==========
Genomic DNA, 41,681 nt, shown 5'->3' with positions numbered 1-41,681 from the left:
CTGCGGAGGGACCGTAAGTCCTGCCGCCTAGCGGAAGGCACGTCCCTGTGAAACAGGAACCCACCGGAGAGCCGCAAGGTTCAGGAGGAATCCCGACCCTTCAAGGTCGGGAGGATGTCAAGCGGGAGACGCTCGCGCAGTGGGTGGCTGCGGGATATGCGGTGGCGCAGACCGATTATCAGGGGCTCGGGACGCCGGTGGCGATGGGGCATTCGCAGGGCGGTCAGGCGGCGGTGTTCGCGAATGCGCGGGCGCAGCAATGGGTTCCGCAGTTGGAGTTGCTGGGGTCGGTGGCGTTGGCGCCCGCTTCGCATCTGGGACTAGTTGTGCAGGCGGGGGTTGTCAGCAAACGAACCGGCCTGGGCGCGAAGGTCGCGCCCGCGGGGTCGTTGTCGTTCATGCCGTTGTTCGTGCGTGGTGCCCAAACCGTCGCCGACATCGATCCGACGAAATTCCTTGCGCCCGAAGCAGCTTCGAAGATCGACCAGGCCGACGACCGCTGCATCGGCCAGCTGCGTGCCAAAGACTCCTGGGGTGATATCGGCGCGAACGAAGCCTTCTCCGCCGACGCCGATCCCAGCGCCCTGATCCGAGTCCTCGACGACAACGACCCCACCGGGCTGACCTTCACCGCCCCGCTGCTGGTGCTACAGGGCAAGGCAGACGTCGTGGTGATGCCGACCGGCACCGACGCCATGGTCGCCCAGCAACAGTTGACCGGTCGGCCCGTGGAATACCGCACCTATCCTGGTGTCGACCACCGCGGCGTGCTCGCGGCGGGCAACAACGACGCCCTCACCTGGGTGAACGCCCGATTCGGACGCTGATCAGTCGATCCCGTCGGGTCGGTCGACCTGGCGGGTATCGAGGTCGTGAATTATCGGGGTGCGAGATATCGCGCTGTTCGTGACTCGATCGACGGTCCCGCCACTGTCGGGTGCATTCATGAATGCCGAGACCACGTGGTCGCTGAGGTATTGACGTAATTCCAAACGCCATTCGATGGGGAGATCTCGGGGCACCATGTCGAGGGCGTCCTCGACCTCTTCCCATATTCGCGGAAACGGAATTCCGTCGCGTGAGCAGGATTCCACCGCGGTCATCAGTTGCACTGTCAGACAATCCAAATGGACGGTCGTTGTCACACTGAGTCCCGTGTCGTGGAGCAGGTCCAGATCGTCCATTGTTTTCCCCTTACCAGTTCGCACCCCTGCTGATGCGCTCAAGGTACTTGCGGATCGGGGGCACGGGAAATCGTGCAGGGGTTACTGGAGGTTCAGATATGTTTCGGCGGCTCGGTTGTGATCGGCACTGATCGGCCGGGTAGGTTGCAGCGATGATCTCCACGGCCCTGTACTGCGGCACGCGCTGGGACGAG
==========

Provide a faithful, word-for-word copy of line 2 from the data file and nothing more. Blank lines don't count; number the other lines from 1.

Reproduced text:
CTGCGGAGGGACCGTAAGTCCTGCCGCCTAGCGGAAGGCACGTCCCTGTGAAACAGGAACCCACCGGAGAGCCGCAAGGTTCAGGAGGAATCCCGACCCTTCAAGGTCGGGAGGATGTCAAGCGGGAGACGCTCGCGCAGTGGGTGGCTGCGGGATATGCGGTGGCGCAGACCGATTATCAGGGGCTCGGGACGCCGGTGGCGATGGGGCATTCGCAGGGCGGTCAGGCGGCGGTGTTCGCGAATGCGCGGGCGCAGCAATGGGTTCCGCAGTTGGAGTTGCTGGGGTCGGTGGCGTTGGCGCCCGCTTCGCATCTGGGACTAGTTGTGCAGGCGGGGGTTGTCAGCAAACGAACCGGCCTGGGCGCGAAGGTCGCGCCCGCGGGGTCGTTGTCGTTCATGCCGTTGTTCGTGCGTGGTGCCCAAACCGTCGCCGACATCGATCCGACGAAATTCCTTGCGCCCGAAGCAGCTTCGAAGATCGACCAGGCCGACGACCGCTGCATCGGCCAGCTGCGTGCCAAAGACTCCTGGGGTGATATCGGCGCGAACGAAGCCTTCTCCGCCGACGCCGATCCCAGCGCCCTGATCCGAGTCCTCGACGACAACGACCCCACCGGGCTGACCTTCACCGCCCCGCTGCTGGTGCTACAGGGCAAGGCAGACGTCGTGGTGATGCCGACCGGCACCGACGCCATGGTCGCCCAGCAACAGTTGACCGGTCGGCCCGTGGAATACCGCACCTATCCTGGTGTCGACCACCGCGGCGTGCTCGCGGCGGGCAACAACGACGCCCTCACCTGGGTGAACGCCCGATTCGGACGCTGATCAGTCGATCCCGTCGGGTCGGTCGACCTGGCGGGTATCGAGGTCGTGAATTATCGGGGTGCGAGATATCGCGCTGTTCGTGACTCGATCGACGGTCCCGCCACTGTCGGGTGCATTCATGAATGCCGAGACCACGTGGTCGCTGAGGTATTGACGTAATTCCAAACGCCATTCGATGGGGAGATCTCGGGGCACCATGTCGAGGGCGTCCTCGACCTCTTCCCATATTCGCGGAAACGGAATTCCGTCGCGTGAGCAGGATTCCACCGCGGTCATCAGTTGCACTGTCAGACAATCCAAATGGACGGTCGTTGTCACACTGAGTCCCGTGTCGTGGAGCAGGTCCAGATCGTCCATTGTTTTCCCCTTACCAGTTCGCACCCCTGCTGATGCGCTCAAGGTACTTGCGGATCGGGGGCACGGGAAATCGTGCAGGGGTTACTGGAGGTTCAGATATGTTTCGGCGGCTCGGTTGTGATCGGCACTGATCGGCCGGGTAGGTTGCAGCGATGATCTCCACGGCCCTGTACTGCGGCACGCGCTGGGACGAG